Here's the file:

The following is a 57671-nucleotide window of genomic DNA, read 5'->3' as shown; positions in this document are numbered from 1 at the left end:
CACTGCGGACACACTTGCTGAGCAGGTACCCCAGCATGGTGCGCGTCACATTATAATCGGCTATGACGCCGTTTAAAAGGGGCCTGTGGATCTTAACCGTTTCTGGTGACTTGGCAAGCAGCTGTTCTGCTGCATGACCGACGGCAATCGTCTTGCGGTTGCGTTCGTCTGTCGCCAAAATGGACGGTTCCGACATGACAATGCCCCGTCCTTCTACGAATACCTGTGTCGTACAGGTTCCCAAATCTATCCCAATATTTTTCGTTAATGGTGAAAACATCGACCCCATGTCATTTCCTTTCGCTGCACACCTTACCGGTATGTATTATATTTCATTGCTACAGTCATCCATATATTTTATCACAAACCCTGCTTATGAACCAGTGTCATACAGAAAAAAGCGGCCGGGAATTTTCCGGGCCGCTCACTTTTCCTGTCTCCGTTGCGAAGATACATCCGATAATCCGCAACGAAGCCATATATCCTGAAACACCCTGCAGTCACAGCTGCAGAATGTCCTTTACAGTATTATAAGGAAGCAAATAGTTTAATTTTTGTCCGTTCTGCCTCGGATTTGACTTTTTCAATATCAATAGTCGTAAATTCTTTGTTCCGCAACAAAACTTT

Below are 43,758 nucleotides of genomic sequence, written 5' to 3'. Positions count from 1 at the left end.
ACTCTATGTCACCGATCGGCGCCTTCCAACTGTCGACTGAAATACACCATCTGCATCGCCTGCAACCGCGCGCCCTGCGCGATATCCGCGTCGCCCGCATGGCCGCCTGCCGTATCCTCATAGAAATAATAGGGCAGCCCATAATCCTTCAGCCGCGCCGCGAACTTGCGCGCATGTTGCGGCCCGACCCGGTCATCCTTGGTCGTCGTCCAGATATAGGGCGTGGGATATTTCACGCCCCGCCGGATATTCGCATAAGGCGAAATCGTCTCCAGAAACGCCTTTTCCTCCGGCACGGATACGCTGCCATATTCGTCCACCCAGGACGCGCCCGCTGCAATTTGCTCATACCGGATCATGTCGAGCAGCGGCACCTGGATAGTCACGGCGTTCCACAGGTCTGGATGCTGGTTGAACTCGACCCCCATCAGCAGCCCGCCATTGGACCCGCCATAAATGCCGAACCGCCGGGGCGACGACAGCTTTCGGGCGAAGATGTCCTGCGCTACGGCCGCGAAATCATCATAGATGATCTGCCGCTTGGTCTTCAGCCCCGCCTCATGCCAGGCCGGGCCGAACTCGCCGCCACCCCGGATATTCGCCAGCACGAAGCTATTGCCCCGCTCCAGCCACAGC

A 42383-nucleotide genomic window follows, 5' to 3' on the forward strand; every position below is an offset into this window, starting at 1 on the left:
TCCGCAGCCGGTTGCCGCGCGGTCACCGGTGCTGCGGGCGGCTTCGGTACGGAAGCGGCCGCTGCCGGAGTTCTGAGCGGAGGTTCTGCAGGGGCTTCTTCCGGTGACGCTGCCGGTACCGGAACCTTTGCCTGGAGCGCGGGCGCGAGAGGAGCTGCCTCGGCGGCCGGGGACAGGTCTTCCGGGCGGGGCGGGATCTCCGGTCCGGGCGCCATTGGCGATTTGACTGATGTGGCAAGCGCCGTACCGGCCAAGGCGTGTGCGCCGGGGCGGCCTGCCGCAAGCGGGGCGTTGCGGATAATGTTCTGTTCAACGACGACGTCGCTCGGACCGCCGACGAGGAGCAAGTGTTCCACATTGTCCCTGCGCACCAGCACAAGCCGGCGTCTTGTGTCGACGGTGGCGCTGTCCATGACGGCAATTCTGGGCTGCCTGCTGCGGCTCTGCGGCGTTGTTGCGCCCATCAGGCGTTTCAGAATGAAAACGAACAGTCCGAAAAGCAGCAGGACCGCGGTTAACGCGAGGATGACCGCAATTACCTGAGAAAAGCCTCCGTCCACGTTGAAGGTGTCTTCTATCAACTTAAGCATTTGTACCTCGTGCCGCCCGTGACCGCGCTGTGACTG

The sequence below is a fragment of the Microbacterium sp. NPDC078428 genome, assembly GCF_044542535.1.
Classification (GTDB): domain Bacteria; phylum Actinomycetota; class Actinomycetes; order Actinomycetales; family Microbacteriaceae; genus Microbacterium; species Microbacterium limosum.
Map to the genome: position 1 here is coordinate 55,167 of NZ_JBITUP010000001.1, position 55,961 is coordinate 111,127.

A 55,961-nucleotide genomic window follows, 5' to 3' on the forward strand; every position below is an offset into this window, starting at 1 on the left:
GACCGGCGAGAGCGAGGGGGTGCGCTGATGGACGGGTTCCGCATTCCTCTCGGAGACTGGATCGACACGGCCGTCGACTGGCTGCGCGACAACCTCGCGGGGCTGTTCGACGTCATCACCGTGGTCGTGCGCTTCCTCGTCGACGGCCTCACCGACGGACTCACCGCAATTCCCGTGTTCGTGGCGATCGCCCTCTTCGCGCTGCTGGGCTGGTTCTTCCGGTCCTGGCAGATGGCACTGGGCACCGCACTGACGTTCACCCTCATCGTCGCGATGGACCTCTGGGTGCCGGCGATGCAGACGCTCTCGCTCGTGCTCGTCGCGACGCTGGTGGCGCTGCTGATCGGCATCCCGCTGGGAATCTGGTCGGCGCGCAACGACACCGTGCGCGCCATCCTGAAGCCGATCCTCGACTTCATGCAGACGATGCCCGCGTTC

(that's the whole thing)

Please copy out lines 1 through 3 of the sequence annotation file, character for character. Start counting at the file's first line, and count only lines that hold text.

The following is a 57671-nucleotide window of genomic DNA, read 5'->3' as shown; positions in this document are numbered from 1 at the left end:
CACTGCGGACACACTTGCTGAGCAGGTACCCCAGCATGGTGCGCGTCACATTATAATCGGCTATGACGCCGTTTAAAAGGGGCCTGTGGATCTTAACCGTTTCTGGTGACTTGGCAAGCAGCTGTTCTGCTGCATGACCGACGGCAATCGTCTTGCGGTTGCGTTCGTCTGTCGCCAAAATGGACGGTTCCGACATGACAATGCCCCGTCCTTCTACGAATACCTGTGTCGTACAGGTTCCCAAATCTATCCCAATATTTTTCGTTAATGGTGAAAACATCGACCCCATGTCATTTCCTTTCGCTGCACACCTTACCGGTATGTATTATATTTCATTGCTACAGTCATCCATATATTTTATCACAAACCCTGCTTATGAACCAGTGTCATACAGAAAAAAGCGGCCGGGAATTTTCCGGGCCGCTCACTTTTCCTGTCTCCGTTGCGAAGATACATCCGATAATCCGCAACGAAGCCATATATCCTGAAACACCCTGCAGTCACAGCTGCAGAATGTCCTTTACAGTATTATAAGGAAGCAAATAGTTTAATTTTTGTCCGTTCTGCCTCGGATTTGACTTTTTCAATATCAATAGTCGTAAATTCTTTGTTCCGCAACAAAACTTT

Below are 43,758 nucleotides of genomic sequence, written 5' to 3'. Positions count from 1 at the left end.